US rappers Beastie Boys have won their long-running battle over the use of a sample in their song Pass the Mic.
The Beastie Boys pioneered sampling
The punk-rappers used three notes of music from flautist James Newton's Choir in their track from 1992.
Although the group had paid a licence fee for the sample, Mr Newton said his copyright had been infringed.
But the US Court of Appeal upheld its original decision that the group did not have to pay an additional fee to license the underlying composition.
The Beastie Boys - Michael Diamond, Adam Horowitz, and Adam Yauch - are considered to be one of early pioneers of sampling music.
Sampling, now a standard practice among musicians, involves taking a segment of one track and using it in a different song.
A three-judge panel of the court held in 2003 that the band had abided by copyright protections by paying a licence fee for a sample of Mr Newton's recording.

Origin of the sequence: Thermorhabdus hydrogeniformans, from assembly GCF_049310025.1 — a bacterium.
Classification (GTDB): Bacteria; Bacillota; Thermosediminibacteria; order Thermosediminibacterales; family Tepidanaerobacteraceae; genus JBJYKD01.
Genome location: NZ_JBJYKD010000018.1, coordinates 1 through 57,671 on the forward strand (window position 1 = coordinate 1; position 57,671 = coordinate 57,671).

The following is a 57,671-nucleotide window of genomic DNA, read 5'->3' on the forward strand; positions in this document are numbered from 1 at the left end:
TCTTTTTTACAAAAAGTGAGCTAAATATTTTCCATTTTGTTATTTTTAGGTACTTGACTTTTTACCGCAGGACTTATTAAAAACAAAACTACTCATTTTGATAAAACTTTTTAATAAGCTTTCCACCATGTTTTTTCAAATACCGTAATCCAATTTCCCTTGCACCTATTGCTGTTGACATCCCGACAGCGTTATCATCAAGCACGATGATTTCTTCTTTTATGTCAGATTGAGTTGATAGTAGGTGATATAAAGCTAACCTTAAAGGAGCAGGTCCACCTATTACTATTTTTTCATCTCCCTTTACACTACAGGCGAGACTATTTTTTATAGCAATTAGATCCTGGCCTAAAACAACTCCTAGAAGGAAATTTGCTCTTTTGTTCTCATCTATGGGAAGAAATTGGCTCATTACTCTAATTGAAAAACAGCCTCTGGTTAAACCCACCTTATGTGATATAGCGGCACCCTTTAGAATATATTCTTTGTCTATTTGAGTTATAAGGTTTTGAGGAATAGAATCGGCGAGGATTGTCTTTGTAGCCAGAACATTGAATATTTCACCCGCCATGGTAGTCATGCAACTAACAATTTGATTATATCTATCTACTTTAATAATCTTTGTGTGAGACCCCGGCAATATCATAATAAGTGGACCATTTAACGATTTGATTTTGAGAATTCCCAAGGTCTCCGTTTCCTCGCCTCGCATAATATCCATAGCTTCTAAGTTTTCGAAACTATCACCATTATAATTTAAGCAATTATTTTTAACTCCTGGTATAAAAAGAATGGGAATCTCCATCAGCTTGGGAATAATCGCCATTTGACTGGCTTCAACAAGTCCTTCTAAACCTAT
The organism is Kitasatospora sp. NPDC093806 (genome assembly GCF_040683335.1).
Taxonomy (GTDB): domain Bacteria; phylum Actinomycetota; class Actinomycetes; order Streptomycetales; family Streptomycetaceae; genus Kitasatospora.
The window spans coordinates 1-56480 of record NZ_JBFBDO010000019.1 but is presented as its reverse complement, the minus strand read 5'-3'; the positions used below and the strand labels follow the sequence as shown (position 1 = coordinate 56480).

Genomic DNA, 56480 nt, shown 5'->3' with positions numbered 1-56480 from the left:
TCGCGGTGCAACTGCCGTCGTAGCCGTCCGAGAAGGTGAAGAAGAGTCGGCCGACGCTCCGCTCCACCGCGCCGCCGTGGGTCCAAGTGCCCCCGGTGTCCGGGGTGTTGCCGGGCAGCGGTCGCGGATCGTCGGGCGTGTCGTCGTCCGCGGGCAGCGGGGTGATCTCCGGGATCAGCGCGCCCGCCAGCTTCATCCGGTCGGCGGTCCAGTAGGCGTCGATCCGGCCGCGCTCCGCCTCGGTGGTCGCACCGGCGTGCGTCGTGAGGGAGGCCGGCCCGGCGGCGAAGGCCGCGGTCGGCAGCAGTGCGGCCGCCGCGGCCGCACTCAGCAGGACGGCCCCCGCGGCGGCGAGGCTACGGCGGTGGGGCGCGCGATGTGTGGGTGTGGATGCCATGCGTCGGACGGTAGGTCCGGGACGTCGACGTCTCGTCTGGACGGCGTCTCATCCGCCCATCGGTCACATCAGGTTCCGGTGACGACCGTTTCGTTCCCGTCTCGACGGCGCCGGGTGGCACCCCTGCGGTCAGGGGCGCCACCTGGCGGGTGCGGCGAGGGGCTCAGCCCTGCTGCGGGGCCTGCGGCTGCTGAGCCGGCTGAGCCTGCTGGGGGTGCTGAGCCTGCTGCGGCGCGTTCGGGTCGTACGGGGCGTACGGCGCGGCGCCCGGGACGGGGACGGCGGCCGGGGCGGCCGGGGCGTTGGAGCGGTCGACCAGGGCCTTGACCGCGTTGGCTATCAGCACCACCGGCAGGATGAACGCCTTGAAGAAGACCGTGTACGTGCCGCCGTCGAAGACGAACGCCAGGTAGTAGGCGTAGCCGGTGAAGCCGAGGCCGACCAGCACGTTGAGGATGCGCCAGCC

That finding upheld a lower-court dismissal of the case in favour of the Beastie Boys.
"We hold that Beastie Boys' use of a brief segment of that composition, consisting of three notes separated by a half-step over a background C note, is not sufficient to sustain a claim for infringement of Newton's copyright," Chief Judge Mary Schroeder wrote in her opinion.
Mr Newton is a critically acclaimed jazz and classical flutist, composer, performer, and university professor.
Mr Newton and the Beastie Boys were not available for comment.